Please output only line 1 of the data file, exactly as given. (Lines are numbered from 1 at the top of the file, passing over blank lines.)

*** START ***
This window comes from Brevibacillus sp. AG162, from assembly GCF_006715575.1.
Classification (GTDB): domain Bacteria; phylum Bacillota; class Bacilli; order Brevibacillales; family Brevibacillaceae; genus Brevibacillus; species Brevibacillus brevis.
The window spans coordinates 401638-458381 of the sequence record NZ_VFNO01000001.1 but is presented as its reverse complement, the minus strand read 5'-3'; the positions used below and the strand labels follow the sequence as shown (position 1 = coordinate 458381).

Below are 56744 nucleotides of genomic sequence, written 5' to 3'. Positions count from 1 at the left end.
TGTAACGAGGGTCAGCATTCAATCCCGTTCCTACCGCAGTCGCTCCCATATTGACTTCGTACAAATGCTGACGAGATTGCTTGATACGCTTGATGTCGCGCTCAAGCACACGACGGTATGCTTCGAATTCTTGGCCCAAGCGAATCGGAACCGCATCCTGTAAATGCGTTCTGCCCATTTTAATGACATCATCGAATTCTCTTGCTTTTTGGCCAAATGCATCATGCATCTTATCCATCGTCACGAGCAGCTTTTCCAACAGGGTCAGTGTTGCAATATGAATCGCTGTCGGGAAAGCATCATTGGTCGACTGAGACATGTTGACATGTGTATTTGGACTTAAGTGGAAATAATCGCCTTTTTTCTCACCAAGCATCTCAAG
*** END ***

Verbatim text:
This window comes from Brevibacillus sp. AG162, from assembly GCF_006715575.1.